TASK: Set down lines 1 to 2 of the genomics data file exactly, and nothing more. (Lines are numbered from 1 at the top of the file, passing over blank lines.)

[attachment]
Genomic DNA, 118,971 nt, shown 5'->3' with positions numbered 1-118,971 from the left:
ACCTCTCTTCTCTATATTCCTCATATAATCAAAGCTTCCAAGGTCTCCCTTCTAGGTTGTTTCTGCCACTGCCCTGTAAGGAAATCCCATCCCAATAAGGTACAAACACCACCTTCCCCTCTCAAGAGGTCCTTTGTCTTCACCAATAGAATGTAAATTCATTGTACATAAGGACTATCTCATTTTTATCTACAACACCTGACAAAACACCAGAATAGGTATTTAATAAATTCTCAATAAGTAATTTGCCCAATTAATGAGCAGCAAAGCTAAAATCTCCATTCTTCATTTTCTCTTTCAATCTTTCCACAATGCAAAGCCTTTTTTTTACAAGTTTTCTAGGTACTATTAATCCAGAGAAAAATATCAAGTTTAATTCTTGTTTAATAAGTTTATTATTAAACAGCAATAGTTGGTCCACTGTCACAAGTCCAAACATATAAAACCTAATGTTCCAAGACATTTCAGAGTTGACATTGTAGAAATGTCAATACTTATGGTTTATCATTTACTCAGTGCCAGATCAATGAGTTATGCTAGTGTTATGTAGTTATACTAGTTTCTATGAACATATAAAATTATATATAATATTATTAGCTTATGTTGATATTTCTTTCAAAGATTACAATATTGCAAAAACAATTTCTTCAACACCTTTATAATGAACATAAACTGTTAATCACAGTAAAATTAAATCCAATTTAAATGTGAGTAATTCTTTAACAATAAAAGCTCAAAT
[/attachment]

Genomic DNA, 118,971 nt, shown 5'->3' with positions numbered 1-118,971 from the left:
ACCTCTCTTCTCTATATTCCTCATATAATCAAAGCTTCCAAGGTCTCCCTTCTAGGTTGTTTCTGCCACTGCCCTGTAAGGAAATCCCATCCCAATAAGGTACAAACACCACCTTCCCCTCTCAAGAGGTCCTTTGTCTTCACCAATAGAATGTAAATTCATTGTACATAAGGACTATCTCATTTTTATCTACAACACCTGACAAAACACCAGAATAGGTATTTAATAAATTCTCAATAAGTAATTTGCCCAATTAATGAGCAGCAAAGCTAAAATCTCCATTCTTCATTTTCTCTTTCAATCTTTCCACAATGCAAAGCCTTTTTTTTACAAGTTTTCTAGGTACTATTAATCCAGAGAAAAATATCAAGTTTAATTCTTGTTTAATAAGTTTATTATTAAACAGCAATAGTTGGTCCACTGTCACAAGTCCAAACATATAAAACCTAATGTTCCAAGACATTTCAGAGTTGACATTGTAGAAATGTCAATACTTATGGTTTATCATTTACTCAGTGCCAGATCAATGAGTTATGCTAGTGTTATGTAGTTATACTAGTTTCTATGAACATATAAAATTATATATAATATTATTAGCTTATGTTGATATTTCTTTCAAAGATTACAATATTGCAAAAACAATTTCTTCAACACCTTTATAATGAACATAAACTGTTAATCACAGTAAAATTAAATCCAATTTAAATGTGAGTAATTCTTTAACAATAAAAGCTCAAAT